The relationships we have with other people are one of the most important factors in our wellness. Research has shown that people who have strong social support have better mental and physical wellness. They are less likely to struggle with problems such as low mood and worry.
Unfortunately, in the modern world, many of us suffer from loneliness. There are many possible reasons why somebody might struggle with social connection. Busy work schedules, mental health challenges, and substance use-related concerns can all affect our relationships.
Mental health and substance use concerns can make it harder to maintain relationships. For example, you might have trouble getting up the energy for social gatherings. Or you might feel anxious about social contact.
There’s nothing wrong with skipping out on an event every now and then. But in the long run, withdrawing from your relationships is likely to do more harm than good.
During the COVID-19 pandemic, a lot of our lives “went digital.” It’s become more common to meet people online, or to study or work remotely. These options help us stay safe. But they also keep us away from other people. This can make us feel more lonely over time.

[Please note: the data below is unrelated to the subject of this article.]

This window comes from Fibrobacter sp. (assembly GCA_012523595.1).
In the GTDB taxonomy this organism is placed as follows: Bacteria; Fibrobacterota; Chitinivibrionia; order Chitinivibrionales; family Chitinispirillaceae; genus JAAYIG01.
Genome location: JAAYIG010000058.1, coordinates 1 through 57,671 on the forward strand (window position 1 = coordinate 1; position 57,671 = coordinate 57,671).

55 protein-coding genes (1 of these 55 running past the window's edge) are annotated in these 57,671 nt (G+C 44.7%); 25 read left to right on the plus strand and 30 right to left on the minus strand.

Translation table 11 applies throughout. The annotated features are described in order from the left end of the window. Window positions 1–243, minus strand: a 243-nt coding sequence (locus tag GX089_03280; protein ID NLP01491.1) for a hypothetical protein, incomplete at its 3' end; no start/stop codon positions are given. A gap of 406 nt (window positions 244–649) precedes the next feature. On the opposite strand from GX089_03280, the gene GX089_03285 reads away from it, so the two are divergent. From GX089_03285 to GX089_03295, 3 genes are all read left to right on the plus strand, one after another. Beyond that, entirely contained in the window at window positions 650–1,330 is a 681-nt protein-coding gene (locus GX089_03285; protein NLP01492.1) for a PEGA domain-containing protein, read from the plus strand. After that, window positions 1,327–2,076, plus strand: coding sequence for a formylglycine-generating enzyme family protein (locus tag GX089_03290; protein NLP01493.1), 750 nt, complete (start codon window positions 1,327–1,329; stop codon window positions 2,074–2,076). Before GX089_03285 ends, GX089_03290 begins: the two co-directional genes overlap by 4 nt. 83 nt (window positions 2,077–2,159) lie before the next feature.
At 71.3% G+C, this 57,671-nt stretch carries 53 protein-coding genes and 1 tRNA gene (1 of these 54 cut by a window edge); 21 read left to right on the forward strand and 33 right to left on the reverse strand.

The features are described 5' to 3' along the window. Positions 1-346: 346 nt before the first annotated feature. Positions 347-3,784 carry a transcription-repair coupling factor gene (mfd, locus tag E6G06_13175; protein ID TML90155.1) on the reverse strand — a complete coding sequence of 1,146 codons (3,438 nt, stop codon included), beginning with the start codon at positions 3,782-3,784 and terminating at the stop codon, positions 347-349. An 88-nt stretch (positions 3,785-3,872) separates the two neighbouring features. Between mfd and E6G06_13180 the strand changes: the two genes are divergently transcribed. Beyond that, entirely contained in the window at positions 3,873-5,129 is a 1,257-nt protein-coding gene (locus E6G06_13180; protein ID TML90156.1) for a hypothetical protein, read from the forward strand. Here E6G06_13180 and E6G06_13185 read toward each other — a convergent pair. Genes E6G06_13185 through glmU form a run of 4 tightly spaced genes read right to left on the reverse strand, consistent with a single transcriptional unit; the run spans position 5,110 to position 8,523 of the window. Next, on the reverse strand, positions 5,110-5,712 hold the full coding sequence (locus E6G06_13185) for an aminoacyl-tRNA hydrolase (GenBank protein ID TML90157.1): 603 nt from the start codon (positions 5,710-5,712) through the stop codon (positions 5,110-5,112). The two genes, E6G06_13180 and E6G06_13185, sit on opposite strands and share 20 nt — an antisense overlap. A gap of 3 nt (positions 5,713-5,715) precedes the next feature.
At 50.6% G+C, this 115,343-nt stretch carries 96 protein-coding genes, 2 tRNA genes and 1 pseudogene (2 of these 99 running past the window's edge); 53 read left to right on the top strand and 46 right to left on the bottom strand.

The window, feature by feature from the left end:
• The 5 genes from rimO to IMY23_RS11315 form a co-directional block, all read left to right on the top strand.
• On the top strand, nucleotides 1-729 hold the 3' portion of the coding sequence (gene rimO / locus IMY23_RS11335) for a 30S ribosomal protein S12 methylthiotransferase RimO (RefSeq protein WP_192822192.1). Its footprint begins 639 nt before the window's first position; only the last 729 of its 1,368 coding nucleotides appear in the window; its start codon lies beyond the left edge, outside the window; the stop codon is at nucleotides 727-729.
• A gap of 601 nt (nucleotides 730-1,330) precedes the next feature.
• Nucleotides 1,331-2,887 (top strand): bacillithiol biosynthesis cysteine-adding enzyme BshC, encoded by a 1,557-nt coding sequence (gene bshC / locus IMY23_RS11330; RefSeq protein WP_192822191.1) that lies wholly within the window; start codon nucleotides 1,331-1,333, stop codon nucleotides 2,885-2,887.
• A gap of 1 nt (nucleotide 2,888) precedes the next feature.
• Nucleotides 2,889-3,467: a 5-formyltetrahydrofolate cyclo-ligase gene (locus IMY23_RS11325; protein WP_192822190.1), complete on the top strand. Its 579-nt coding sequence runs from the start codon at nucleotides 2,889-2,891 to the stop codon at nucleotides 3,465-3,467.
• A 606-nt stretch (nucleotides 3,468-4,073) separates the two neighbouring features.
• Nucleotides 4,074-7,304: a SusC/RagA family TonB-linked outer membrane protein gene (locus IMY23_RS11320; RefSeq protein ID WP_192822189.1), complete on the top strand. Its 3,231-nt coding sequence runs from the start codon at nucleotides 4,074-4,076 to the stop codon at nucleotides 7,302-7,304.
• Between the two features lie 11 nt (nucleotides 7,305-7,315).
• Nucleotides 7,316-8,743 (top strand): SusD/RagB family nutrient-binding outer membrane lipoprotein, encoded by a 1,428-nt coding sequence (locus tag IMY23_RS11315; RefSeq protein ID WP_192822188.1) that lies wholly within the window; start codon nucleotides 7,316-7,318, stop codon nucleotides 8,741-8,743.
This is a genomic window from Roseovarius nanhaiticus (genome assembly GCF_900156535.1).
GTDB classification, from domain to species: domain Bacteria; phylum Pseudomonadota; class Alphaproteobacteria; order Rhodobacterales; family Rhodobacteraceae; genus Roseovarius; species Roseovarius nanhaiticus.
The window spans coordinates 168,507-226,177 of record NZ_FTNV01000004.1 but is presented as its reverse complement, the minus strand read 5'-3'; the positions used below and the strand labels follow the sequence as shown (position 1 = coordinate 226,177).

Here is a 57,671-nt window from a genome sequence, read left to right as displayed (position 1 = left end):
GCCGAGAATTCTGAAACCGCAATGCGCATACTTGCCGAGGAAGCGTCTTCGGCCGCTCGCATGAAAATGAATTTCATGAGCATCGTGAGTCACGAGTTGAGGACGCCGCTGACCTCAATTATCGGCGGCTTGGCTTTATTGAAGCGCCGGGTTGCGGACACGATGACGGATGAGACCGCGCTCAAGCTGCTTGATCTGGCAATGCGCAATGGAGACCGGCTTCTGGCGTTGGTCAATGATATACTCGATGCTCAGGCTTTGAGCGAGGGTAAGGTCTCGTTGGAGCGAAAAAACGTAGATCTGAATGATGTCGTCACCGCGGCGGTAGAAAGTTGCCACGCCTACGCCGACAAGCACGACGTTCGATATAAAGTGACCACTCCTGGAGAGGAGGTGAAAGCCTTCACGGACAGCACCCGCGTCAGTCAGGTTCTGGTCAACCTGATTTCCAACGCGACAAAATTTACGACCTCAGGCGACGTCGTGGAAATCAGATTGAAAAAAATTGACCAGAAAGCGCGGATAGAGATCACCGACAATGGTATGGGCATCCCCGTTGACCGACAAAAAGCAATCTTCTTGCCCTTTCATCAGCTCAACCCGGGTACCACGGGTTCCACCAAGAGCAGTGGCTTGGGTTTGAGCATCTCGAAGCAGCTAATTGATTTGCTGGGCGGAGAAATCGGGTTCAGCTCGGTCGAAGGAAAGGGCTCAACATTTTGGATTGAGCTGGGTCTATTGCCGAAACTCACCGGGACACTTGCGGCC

Make a point of scheduling time to spend with your friends or family.
Join an interest group in your local community, or find online spaces dedicated to your interests & passions.
We can only show up for the people we care about if our own needs are also being met. Make time for things like self-care.
If you’re lonely, don’t feel embarrassed or ashamed. Since before the pandemic, a growing number of people have been struggling with loneliness.
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